The Great Escape

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I’m not sure where the terrible idea began, but a few days ago, we began tossing around the idea of completing a century (100 miles) on our loaded bikes while the roads were nice and flat.  Originally, we had thought we’d do it in a few days, but the more we looked at the roads and routes, it made the most sense to shoot for completing it off today.  Ben was  already getting bored of the flat, Hungarian farmland and we knew we were going to have to cover lots of busy highways that weren’t going to be much for sightseeing.  So, as we rolled out of camp this morning- we decided to go for it.  We were going to ride 100 miles.  Not kilometers, but 100 good old fashioned all American miles.

I’d only ever done one other century ride, but I’ve ridden more than twice as many miles this year as I had last year before riding the same distance, so I was pretty sure if we took it slow, it would be doable. Still, this was nearly double our longest ride on loaded bikes so I was pretty nervous!

This plan might have been a bit less insane if we’d had a few things taken care of before we left.  First off, after our ATM failure yesterday, we still had no Hungarian currency (our campground kindly accepted our Euros) and due to this small problem, we also had almost no food.  We ate a bit of last night’s pasta leftovers and shared a cheesy roll and then rolled out of camp with big plans and hoping to find an ATM and then a grocery store very, very soon.

As a quick note, the worst thing you can do when attempting a super long distance (100 miles may be a reasonable distance on unloaded road bikes, but on our 80-90 pound behemoths it is just plain stupid) is to not fuel properly.  After a very meager breakfast, as I couldn’t bring myself to choke down the pasta which didn’t fare the night too well, I knew I was in for trouble from the get go.

The bad news was that we were still in the middle of Hungarian nowhere, and so even after nearly two hours on the road, we’d seen absolutely nothing but farmland, trees, and a scattered couple of houses.  Ben pulled us over and dug out our stash of Cliff bars we have been hauling around since we left home which sustained us for at least a little while longer.

The only route option available was along a highway that had almost no car traffic, but was frequented instead by enormous, car carrying and other similarly sized semi-trucks.  With almost no shoulder, the riding was tedious and frightening and I was certain that we would be the roadkill we kept passing before the day was out.

Finally, about 35 miles in, we came to the only big city that we would pass today.  We looked high and low as we rolled through and never saw even one bank.  We finally stopped and looked up a couple of separate locations in the GPS and followed on a true goose chase all over town where we were led to a blank cement block overgrown with grass, and a lot of regular looking houses.  Planning on a century when you don’t even have any snacks or any valid money is not a good plan, and we were getting anxious pretty quick.  Gratefully, we soon rolled past a grocery store that accepted our Visa.  I dashed in and bought as many snack foods as I could find, and despite the fact that I couldn’t read pretty much anything, we ended up with most of what we needed.  The lady at checkout was especially agitated that I couldn’t understand her and by the time I was back outside packing up our food, I was feeling pretty frazzled.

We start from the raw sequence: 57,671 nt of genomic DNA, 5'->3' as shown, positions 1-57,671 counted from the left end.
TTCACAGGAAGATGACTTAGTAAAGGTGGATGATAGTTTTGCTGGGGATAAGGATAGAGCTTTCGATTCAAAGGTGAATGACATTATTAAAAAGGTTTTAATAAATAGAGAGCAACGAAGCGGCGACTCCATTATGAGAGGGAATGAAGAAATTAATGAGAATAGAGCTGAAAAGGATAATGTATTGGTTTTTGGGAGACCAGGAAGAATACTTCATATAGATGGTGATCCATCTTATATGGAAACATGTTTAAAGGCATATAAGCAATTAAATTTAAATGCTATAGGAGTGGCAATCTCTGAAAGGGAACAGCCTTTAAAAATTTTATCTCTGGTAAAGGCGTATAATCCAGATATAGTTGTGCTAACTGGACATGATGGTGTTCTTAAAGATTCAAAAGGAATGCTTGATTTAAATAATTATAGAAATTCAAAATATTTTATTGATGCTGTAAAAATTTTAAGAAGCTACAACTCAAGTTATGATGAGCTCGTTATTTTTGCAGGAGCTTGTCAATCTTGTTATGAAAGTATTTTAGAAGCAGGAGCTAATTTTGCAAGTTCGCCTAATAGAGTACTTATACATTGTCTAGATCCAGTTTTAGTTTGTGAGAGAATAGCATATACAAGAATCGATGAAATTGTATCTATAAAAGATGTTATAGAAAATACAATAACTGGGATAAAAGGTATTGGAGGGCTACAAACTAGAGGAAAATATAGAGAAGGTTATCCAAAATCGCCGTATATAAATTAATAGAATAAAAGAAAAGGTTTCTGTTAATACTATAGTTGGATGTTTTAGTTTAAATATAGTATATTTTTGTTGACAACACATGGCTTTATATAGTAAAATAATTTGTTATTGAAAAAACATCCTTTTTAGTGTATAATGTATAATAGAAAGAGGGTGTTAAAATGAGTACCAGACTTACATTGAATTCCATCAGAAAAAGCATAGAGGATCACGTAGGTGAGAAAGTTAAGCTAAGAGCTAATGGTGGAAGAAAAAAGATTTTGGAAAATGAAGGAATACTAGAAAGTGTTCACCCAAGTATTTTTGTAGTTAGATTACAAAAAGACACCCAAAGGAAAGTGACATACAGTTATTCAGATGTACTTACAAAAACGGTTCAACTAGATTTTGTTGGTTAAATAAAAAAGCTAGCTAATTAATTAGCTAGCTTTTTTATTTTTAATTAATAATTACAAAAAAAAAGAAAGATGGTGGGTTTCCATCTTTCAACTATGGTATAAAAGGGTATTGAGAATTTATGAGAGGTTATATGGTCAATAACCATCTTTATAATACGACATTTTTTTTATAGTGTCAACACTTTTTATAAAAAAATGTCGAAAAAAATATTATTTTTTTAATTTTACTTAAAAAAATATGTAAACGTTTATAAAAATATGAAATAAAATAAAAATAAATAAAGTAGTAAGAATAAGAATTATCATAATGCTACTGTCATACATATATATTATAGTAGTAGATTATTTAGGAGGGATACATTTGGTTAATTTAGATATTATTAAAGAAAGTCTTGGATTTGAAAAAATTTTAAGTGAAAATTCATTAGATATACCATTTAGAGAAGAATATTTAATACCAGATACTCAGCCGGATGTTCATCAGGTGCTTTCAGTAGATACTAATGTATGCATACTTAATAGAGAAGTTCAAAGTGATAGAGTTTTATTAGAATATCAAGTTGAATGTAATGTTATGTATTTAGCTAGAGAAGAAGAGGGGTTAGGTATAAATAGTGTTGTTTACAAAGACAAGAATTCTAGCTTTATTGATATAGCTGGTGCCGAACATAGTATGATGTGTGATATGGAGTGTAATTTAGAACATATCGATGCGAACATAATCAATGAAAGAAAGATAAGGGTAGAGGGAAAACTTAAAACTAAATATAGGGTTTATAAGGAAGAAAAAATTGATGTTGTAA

Getting out of town was pretty un-eventful and we actually found a few quiet roads to ride on for the next little bit of our day.  The terrain was pretty flat and aside from an occasional tiny town, there was nothing much to look at, but at least we were making good time! As we rode, we realized that we wanted nothing more than to be  back in the mountains or at least the hills where we feel at home.  I guess I never saw this one coming, but perhaps even I am a true Alp lover at heart.


Unfortunately, we were soon forced back to the highway with even less of a shoulder, and as we pedaled along with trucks whizzing by in the hot, humid day, I could almost see Ben’s agitation boiling over much like the pasta in our camp pot does when I routinely over-fill it.  We finally bailed off the highway, and asked Ben if he wanted to get out of Hungary.  “I don’t like this place,” he announced and with that, we rerouted ourselves so that we would end up in Austria at the end of our century ride.  We’d ridden way too many scary roads in Hungary and we knew Austria would be more hospitable to safely bicycle touring in the coming days.  We were glad we’d come to see Hungary, but it was time to get ourselves out safely.  No need to track down any more of the elusive Forint!

I too, am glad that we came to Hungary.  I was beginning to be a little bit jaded by our lovely time in Slovenia, and it took a stark difference  in terrain and culture to help me re-realize that.  I don’t think we gave all of Hungary a fair chance, but at least as far as the western portion, I did not feel especially welcome.  We met a few very kind people, but I was glad once the decision was made to head back to Austria, where the people are so friendly it is almost scary and the roads have enough room to ride!